The Liberal Democrats have led a group of 25 cross-party MPs in demanding the government sets uniform lending requirements for its coronavirus business loan scheme in order to increase the speed at which banks approve loans.
Liberal Democrat MP Wera Hobhouse wrote to business secretary Alok Sharma to urge him to “specify a minimum level of underwriting required for the business interruption loan scheme” to ensure that “all financial institutions working to provide loans would be clear about the minimum level of due diligence”.
It comes as a group of eight Devon Tory MPs, including former attorney general Geoffrey Cox, wrote to the UK’s major banks this weekend to say they were “not fully living up to the government or the public’s expectations of them in this emergency”.
“We have received many communications from our constituents detailing examples of an apparent unwillingness or tardiness of the banks to lend to established businesses in this unprecedented public health emergency,” they wrote.
The government’s £330bn coronavirus loan schemes – the coronavirus business loan scheme (CBILS) and the coronavirus large business loan scheme (CLBILS) – have been widely panned since their roll out.
The banking sector has been criticised for the loan approval process taking too long and for it being too restrictive for struggling businesses.
As of Thursday, just 16,624 loans worth £2.8bn had been approved in the scheme’s first month.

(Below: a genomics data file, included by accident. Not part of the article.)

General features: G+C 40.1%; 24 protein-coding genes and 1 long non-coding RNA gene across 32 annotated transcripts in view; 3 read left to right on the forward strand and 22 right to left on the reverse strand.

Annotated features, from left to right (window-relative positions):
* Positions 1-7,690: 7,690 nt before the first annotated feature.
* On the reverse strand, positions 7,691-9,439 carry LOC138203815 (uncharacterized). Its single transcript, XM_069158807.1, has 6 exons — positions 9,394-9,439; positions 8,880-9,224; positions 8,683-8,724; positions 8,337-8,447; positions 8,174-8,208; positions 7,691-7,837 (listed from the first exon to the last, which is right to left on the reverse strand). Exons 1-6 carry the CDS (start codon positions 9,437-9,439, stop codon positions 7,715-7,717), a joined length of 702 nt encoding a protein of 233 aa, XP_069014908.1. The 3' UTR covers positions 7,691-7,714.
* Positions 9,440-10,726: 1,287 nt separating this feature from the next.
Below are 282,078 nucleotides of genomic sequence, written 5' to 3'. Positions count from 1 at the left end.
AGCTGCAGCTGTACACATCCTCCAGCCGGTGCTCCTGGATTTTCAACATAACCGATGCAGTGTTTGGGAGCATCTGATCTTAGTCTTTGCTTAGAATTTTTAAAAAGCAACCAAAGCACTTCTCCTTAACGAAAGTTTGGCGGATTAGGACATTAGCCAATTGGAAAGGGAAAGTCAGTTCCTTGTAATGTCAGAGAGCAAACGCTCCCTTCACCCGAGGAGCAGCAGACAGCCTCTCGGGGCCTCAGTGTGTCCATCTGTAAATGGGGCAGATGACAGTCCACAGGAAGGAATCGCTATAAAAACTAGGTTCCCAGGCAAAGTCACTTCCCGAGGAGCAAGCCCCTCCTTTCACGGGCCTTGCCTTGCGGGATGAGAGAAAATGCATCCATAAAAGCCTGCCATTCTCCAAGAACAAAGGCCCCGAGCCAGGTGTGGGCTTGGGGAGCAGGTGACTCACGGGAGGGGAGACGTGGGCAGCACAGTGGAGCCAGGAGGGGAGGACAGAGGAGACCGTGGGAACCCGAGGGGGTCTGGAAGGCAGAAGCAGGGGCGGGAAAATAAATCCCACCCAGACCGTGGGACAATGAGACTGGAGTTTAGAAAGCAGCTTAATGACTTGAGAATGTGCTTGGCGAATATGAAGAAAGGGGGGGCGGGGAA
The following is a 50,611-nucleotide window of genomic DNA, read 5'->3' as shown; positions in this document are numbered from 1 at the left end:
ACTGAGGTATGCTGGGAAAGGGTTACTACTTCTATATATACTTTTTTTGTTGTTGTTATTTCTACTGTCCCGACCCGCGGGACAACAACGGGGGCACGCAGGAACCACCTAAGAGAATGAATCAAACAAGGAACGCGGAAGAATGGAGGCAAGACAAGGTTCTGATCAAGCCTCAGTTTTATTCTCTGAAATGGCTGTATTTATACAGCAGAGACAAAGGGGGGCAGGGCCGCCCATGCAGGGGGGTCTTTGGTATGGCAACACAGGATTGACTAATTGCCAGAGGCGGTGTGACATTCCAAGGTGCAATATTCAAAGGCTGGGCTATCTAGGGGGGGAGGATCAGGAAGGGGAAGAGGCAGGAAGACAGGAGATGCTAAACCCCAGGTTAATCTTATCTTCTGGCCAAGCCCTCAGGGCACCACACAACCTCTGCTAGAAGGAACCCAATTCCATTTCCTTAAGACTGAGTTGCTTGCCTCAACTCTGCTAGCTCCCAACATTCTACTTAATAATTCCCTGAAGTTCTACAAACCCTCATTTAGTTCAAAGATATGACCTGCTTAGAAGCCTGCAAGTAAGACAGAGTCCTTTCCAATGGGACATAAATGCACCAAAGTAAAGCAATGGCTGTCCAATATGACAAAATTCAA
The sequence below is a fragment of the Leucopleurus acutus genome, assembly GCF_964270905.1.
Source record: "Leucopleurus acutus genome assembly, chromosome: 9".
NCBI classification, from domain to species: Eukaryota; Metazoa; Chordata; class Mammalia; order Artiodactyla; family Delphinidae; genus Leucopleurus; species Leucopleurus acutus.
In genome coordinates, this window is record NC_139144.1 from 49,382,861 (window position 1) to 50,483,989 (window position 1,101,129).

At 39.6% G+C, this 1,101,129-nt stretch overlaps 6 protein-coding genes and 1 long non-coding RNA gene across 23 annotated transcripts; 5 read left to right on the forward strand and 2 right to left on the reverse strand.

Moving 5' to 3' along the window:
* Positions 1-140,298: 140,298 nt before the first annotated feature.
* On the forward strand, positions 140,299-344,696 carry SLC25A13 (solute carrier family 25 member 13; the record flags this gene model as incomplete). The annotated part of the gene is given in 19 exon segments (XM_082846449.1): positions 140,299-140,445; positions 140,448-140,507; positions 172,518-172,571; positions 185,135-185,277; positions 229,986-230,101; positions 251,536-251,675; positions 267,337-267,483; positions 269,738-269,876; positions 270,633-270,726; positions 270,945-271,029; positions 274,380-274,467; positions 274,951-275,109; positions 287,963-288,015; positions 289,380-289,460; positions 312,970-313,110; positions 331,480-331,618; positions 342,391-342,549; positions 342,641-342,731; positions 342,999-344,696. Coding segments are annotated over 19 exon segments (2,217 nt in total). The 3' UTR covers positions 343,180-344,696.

The government has advised banks to only lend to businesses that were financially viable before the coronavirus outbreak, however there is not a definition of what this entails.
Hobhouse’s letter, seen by City A.M., was signed by all 11 Liberal Democrat MPs, along with MPs from five other opposition parties, including former Labour frontbencher Clive Lewis.
“An example of the guidance we are looking for would be the government telling loan providers to approve loans on the basis of averaged profits for the last two years of trading,” Hobhouse wrote.
“This would enable banks to process a significant proportion of loans quickly, leaving more time for the more complex cases, that require a full review.”
In response to the letter, a government spokesperson said: “The government is making sure that businesses have access to the support they need as quickly as possible, with almost £3 billion of loans already made available.
“We are working with banks, lenders and the British Business Bank to ensure loans are processed as smoothly as possible, including restricting personal guarantees and adding new lenders to the scheme.”
The chief of UK Finance, Britain’s bank lobby, said at a recent Treasury Select Committee hearing that the government’s pledge to underwrite 80 per cent of each loan and not 100 per cent was slowing down the lending approval process.
The Swiss government is underwriting 100 per cent of each coronavirus emergency loan, leading to £12.5bn of loans being approved in the scheme’s first week alone.
The Financial Times reported on Friday that chancellor Rishi Sunak was considering underwriting 100 per cent of every loan under £25,000 to speed up the UK’s approvals process.
This would see the government take on all of the default risk for these loans.
The change in policy would be a quick turnaround, after Sunak said last week that he was “not persuaded” by the argument that the government should guarantee 100 per cent of every loan.
Shadow business secretary Ed Miliband and business groups such as the CBI have called for the government to take all the default risk for the emergency loans.